On June the 29th, 2022, Maxon Computer released Cinema 4D S26 SP1 (S 26.107). Alongside that release, the new SDK and documentation have been released, reflecting the API changes for S26 SP1.
The major changes in this documentation update are in C++ the extension of the Nodes API Handbook, outlining the handling of port collections and custom GUIs, and the addition of a Redshift Manual. In Python, the Python Libraries Manual has been reworked, outlining more clearly how to import custom Python libraries in scripts and plugins.
See the S26 SP1 release announcement for details on the changes of application itself.
S26 SP1 C++ SDK and API Documentation
- Extended S26 SP1 C++ SDK
- Online S26 SP1 C++ Documentation
- Offline S26 SP1 C++ Documentation
- Offline S26 SP1 SDK Asset Database
S26 SP1 Python++ SDK and API Documentation
- Extended S26 SP1 Python SDK
- Online S26 SP1 Python Documentation
- Offline S26 SP1 Python Documentation
The Cinema 4D to Visual Studio Code bindings for S26SP1 are accessible under the following links (no changes were made; these are the same binaries as for S26).
On April the 20th, 2022, Maxon Computer released Cinema 4D S26. Alongside that release, the new SDK and documentation have been released, reflecting the API changes for S26.
Cinema 4D S26 now provides the ability to integrate Visual Studio Code with the Script Manager of Cinema 4D to load, run, and debug Cinema 4D scripts from VS Code. The features are documented more extensively in the Cinema 4D Connector documentation. Added was also an SDK asset database which contains assets used by the C+ SDK. Please refer to the release notes of S26 for an overview of the newly introduced features of S26 itself.
S26 C++ SDK and API Documentation
- Extended S26 C++ SDK
- Online S26 C++ Documentation
- Offline S26 C++ Documentation
- Offline S26 SDK Asset Database
S26 Python++ SDK and API Documentation
- Extended S26 Python SDK
- Online S26 Python Documentation
- Offline S26 Python Documentation
- Cinema 4D Connector – Visual Studio Code Extension
- Cinema 4D Connector – Cinema 4D Plugin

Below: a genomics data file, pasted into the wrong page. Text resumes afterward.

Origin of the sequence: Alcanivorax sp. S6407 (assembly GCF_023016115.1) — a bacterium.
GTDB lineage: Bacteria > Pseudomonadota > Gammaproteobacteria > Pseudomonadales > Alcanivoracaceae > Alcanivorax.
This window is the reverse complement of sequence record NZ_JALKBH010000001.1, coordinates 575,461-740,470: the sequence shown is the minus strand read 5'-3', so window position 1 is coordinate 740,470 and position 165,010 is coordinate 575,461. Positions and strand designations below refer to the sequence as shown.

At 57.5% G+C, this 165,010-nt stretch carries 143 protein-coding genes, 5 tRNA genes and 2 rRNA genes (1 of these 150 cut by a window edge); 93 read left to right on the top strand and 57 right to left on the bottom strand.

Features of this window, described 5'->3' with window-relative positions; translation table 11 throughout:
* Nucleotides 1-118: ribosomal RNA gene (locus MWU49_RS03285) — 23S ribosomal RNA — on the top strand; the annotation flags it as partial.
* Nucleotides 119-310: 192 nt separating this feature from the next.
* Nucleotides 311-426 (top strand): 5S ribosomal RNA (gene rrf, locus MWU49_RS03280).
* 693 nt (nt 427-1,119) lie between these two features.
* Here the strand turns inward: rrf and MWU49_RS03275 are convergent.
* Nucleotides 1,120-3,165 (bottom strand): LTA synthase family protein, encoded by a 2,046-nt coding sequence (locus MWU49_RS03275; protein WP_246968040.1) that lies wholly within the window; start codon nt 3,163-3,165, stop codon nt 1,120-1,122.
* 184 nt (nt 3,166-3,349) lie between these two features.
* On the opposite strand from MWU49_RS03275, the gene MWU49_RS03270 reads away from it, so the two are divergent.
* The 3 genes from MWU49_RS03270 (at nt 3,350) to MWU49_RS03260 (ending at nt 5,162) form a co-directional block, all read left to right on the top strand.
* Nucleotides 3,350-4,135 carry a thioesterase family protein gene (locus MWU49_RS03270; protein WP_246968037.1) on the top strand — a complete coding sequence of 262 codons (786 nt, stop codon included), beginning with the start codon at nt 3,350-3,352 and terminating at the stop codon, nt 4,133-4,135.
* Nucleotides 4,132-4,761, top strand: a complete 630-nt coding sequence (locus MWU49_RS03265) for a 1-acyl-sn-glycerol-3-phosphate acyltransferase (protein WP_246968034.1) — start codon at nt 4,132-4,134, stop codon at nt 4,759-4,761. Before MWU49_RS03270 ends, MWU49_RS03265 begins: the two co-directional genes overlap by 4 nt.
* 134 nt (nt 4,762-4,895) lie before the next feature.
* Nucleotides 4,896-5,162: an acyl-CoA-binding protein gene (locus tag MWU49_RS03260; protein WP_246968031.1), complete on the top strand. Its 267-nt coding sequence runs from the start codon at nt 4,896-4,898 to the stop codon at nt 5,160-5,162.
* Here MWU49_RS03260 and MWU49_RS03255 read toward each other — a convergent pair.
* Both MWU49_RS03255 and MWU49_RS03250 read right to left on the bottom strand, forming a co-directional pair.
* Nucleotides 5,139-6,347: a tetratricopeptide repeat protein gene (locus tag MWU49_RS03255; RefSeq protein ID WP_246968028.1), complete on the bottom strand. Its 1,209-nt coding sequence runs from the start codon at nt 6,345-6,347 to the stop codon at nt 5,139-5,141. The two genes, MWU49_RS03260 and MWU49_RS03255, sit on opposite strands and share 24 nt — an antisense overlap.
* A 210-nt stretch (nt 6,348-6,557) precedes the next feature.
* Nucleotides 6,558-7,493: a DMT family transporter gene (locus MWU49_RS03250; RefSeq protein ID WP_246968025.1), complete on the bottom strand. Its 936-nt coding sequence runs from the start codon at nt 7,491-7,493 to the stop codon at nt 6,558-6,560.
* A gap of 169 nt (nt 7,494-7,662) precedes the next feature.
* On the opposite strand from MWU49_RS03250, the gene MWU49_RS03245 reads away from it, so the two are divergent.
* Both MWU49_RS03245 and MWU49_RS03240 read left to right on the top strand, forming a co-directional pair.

SDK Asset Database
The SDK asset database is currently only used by the C++ Asset API examples in the C++ SDK. It is therefore only necessary to provide access to that database when the Asset API examples must be run. The C++ SDK can be built without access to that database.
On systems with unrestricted internet access, no further steps are required to run examples that make use of the SDK asset database, as the database will be downloaded and mounted automatically on such machines. On systems with no or restricted internet access, users can download the database and mount it manually to run all SDK examples. The provided database archive must be unpacked, and the contained
*.db file must then be mounted in the preferences of the Asset Browser (see Fig. 1).
On Dec the 13th, 2021, Maxon released Cinema 4D R25 SP1 (version 25.113). Please refer to the official article on the Maxon Website for further details. You can find the updated documentation for both the C++ and Python Cinema 4D SDK under the following links:
- Search box now accept special characters
- Improved documentation for messages with the new Message System manual.
- Added Symbols manual, explaining what symbols are and how they are imported.
On October 25th, 2021, Maxon released Cinema 4D Release 25 Hotfix 1 (R25.015). Please refer to the official article on the Maxon Website for further details. You can find the updated documentation for the C++ under the following links:
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first time around?
Pick the right API for the right job
The very first thing you will need to do is choose which API will suit your needs.
Cinema 4D has… three APIs, the first two may be used to add functionality and are part of the product’s distribution:
The C++ SDK is what is used internally by the development team to write all our product’s functionalities. It is robust reliable and the obvious choice for commercial plugins. The C++ SDK offers the most extended capabilities of all APIs. Yet, if you are new in software development the learning curve may be a bit too steep. Then you probably want to have a look at the scripting languages.
Python is a scripting languages. It is a good choice for TDs, easier, more flexible to use than the C++ API, but the feature set exposed is a bit less extended. In general Python provides the means for very rapid development. On the other hand your sources are harder to protect in Python, your algorithms are easily exposed to all for reading.
Cineware is a bit different, as it provides means to exchange data with the “outside world”. It can be downloaded on this site.
All APIs have their own documentation which can be downloaded from this website. That documentation contains two things: articles explaining concepts and a functional documentation of the header files. The later is generated directly from our sources and is written by our development team. We publish relevant articles on our plugin development blog. These articles eventually find their way into the API documentation.
The first place to look is on your chosen API’s page. We will explain how to setup your development environment and get results fast.
We all need help once in a while. For this we have the Plugin Café forum where all are invited to ask questions and provide answers. Our support engineers will do their best to provide a solution to your problem.